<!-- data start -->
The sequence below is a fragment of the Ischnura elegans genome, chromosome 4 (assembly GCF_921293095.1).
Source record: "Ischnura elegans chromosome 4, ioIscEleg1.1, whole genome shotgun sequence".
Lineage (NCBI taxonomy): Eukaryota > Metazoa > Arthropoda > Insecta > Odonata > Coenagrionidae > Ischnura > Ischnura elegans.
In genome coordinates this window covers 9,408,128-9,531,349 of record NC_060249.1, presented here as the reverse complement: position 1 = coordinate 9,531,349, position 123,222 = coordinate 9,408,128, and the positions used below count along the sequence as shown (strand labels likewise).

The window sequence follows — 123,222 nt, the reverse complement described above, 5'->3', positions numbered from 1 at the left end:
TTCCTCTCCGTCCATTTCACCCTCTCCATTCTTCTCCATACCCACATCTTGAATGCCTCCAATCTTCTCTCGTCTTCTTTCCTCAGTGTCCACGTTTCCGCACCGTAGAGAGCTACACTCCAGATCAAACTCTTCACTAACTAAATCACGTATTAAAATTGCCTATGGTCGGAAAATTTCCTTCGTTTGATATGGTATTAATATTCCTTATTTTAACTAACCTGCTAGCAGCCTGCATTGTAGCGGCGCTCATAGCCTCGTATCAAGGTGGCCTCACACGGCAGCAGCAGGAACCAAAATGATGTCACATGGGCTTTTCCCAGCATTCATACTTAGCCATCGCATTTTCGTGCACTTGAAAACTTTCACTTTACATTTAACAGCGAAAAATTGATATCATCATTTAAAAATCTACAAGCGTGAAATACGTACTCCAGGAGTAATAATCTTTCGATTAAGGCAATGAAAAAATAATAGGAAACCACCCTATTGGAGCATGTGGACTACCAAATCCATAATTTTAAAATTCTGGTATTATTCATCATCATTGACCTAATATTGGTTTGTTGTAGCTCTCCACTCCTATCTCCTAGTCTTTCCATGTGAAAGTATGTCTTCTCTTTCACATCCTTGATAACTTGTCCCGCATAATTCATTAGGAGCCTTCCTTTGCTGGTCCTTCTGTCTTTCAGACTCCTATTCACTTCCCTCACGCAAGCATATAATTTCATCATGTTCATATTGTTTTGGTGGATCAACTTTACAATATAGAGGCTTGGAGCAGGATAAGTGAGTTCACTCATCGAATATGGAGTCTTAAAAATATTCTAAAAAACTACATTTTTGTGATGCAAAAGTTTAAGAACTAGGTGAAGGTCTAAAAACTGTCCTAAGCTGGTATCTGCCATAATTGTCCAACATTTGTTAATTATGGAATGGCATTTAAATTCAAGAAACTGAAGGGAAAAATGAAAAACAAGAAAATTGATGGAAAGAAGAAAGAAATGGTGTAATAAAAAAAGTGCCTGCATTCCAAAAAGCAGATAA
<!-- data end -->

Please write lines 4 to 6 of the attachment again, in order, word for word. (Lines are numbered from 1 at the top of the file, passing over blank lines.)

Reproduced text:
In genome coordinates this window covers 9,408,128-9,531,349 of record NC_060249.1, presented here as the reverse complement: position 1 = coordinate 9,531,349, position 123,222 = coordinate 9,408,128, and the positions used below count along the sequence as shown (strand labels likewise).

The window sequence follows — 123,222 nt, the reverse complement described above, 5'->3', positions numbered from 1 at the left end:
TTCCTCTCCGTCCATTTCACCCTCTCCATTCTTCTCCATACCCACATCTTGAATGCCTCCAATCTTCTCTCGTCTTCTTTCCTCAGTGTCCACGTTTCCGCACCGTAGAGAGCTACACTCCAGATCAAACTCTTCACTAACTAAATCACGTATTAAAATTGCCTATGGTCGGAAAATTTCCTTCGTTTGATATGGTATTAATATTCCTTATTTTAACTAACCTGCTAGCAGCCTGCATTGTAGCGGCGCTCATAGCCTCGTATCAAGGTGGCCTCACACGGCAGCAGCAGGAACCAAAATGATGTCACATGGGCTTTTCCCAGCATTCATACTTAGCCATCGCATTTTCGTGCACTTGAAAACTTTCACTTTACATTTAACAGCGAAAAATTGATATCATCATTTAAAAATCTACAAGCGTGAAATACGTACTCCAGGAGTAATAATCTTTCGATTAAGGCAATGAAAAAATAATAGGAAACCACCCTATTGGAGCATGTGGACTACCAAATCCATAATTTTAAAATTCTGGTATTATTCATCATCATTGACCTAATATTGGTTTGTTGTAGCTCTCCACTCCTATCTCCTAGTCTTTCCATGTGAAAGTATGTCTTCTCTTTCACATCCTTGATAACTTGTCCCGCATAATTCATTAGGAGCCTTCCTTTGCTGGTCCTTCTGTCTTTCAGACTCCTATTCACTTCCCTCACGCAAGCATATAATTTCATCATGTTCATATTGTTTTGGTGGATCAACTTTACAATATAGAGGCTTGGAGCAGGATAAGTGAGTTCACTCATCGAATATGGAGTCTTAAAAATATTCTAAAAAACTACATTTTTGTGATGCAAAAGTTTAAGAACTAGGTGAAGGTCTAAAAACTGTCCTAAGCTGGTATCTGCCATAATTGTCCAACATTTGTTAATTATGGAATGGCATTTAAATTCAAGAAACTGAAGGGAAAAATGAAAAACAAGAAAATTGATGGAAAGAAGAAAGAAATGGTGTAATAAAAAAAGTGCCTGCATTCCAAAAAGCAGATAA